The comments are proving much more interesting than the article I think :)
     
  9. alex3619

    alex3619 Senior Member

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    What Loblay missed is context. Both MS and RA have similar immune issues, but its suspected the details are different, but the researchers are aware of this. Future studies may have these groups as controls. The potential immune biomarkers are not developed enough to really be considered diagnostic. However they remain biomarkers, though perhaps of no immediate use. Not all biomarkers are diagnostic. In time they may be found to be diagnostic, particularly in combination.

    For example the low molecular weight RNase L is found in CFS, RA and MS, but elevated elastase is only found in CFS. We may find that without an understanding of the underlying pathophysiology we may have to diagnose using a biomarker combination. It may also be the case, like with exercise in ME or immune markers in fibro, that we need to have a blood culture challenged to see a unique response. So far nobody has done much (if any) examination of blood cultures in ME to see if a unique response can be elicited.
     
    Valentijn likes this.
  10. user9876

    user9876 Senior Member

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    In someways I found his comments deeply worrying. He talks about distributions of blood tests but the way he does so hints at the ignorance and lack of system thinking within the medical community.

    He talks about variations between blood results depending on different times and as a result of chronic illness. I'm quite happy to believe there is a lot of variation. However, the lack of insight describing variations, causes and correlations between measures worries me. I'm assuming that underlying this there has been no attempt to characterise what is happening in the immune system and hence it will be next to impossible to understand if differences are significant and where they may be.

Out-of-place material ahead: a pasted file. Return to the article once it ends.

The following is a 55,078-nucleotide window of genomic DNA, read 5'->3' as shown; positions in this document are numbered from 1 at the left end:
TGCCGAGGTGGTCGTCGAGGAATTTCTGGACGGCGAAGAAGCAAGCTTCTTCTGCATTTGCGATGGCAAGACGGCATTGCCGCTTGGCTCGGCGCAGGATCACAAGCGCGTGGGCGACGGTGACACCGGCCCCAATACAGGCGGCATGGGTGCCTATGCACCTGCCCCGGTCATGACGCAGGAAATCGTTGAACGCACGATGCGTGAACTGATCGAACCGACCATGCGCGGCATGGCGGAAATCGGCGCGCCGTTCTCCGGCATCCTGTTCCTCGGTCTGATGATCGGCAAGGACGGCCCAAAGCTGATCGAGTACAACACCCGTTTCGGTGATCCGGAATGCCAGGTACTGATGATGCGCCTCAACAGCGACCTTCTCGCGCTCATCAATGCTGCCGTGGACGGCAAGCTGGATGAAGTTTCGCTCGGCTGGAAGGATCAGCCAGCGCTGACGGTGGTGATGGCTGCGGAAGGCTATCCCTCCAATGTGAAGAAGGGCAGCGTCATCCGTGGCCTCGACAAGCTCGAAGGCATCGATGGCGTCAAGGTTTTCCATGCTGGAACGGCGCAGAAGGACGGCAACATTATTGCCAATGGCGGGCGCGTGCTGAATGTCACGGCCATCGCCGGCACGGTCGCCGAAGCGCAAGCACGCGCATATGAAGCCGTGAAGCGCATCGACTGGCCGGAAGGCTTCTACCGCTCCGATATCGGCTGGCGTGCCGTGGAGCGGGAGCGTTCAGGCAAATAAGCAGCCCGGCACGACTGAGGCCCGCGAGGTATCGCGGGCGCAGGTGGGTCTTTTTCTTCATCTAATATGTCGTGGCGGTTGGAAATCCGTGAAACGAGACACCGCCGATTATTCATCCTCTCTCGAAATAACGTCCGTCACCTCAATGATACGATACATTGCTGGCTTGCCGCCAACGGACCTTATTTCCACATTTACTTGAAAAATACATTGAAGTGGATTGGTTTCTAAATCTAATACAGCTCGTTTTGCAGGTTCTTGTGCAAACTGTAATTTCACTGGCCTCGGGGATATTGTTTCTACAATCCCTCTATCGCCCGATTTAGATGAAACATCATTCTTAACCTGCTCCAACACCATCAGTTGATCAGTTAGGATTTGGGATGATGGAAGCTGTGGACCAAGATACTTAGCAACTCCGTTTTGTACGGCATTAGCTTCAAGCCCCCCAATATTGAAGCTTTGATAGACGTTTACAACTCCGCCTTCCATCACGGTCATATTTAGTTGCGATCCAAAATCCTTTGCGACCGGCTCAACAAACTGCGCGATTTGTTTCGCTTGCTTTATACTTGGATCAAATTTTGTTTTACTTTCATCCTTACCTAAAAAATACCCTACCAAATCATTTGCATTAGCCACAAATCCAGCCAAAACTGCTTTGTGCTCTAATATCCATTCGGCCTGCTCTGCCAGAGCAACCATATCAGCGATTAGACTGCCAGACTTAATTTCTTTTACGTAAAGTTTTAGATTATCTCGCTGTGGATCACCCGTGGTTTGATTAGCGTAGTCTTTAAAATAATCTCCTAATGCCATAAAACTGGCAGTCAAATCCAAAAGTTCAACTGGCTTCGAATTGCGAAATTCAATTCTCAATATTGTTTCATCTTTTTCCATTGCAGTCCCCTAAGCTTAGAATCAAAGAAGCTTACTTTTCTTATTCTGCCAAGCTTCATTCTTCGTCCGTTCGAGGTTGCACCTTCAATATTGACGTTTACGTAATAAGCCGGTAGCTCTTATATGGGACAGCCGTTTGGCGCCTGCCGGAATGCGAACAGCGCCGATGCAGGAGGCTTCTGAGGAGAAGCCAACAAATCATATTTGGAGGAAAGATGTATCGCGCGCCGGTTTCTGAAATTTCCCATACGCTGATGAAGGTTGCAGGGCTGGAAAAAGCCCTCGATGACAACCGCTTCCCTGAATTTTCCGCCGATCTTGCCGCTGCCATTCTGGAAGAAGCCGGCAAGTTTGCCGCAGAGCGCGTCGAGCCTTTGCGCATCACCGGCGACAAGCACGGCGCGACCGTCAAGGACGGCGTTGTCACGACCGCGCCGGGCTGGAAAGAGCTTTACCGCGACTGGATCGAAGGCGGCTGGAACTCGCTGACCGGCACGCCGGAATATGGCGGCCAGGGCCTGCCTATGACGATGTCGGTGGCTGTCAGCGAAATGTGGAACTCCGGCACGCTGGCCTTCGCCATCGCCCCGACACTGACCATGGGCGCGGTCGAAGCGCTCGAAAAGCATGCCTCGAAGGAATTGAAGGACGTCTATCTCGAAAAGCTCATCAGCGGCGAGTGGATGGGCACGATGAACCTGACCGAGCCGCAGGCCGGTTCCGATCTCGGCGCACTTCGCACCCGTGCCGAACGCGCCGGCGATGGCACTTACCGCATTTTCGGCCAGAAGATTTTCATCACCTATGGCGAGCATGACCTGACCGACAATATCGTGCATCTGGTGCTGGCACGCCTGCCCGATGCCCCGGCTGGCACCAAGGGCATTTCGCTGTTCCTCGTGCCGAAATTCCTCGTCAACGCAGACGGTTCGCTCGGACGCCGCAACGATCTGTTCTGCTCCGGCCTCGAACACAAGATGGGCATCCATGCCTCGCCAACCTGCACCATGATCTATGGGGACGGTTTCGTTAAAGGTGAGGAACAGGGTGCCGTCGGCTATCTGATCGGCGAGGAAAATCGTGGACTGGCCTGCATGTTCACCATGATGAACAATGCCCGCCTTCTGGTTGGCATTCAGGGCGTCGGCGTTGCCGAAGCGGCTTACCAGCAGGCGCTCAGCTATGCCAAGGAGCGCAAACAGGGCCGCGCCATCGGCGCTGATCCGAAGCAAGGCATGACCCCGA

The 5% of healthy people will have blood results outside of the normal range comment worried me. That is basically achieved by imposing a normal distribution over blood results when normal is defined. However, very little is really normal when looking at tails. On this argument there will be some small % of people who would have no blood because it is in the tail of the normal distribution. I think there is an important question as to whether there really are health people outside of such ranges.

    Looking at how the lack of decent characterisation of the immune system and how it relates to other things in the body it will be very hard if not impossible to demonstrate changes. The reliance on stats rather than a mechanistic understanding of the system makes this much worse.
     
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  11. Bob

    Bob

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    I find Mitchell Lawlor's comments rather depressing.
     
    Adster likes this.
  12. Adster

    Adster Senior Member

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  13. leela

    leela Slow But Hopeful

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    I know this is waaaaaay off topic, but I can't help wishing Robert Loblay would hire Bob Loblaw.

    *You Arrested development fans know what I'm talkin' about!
     
    Adster likes this.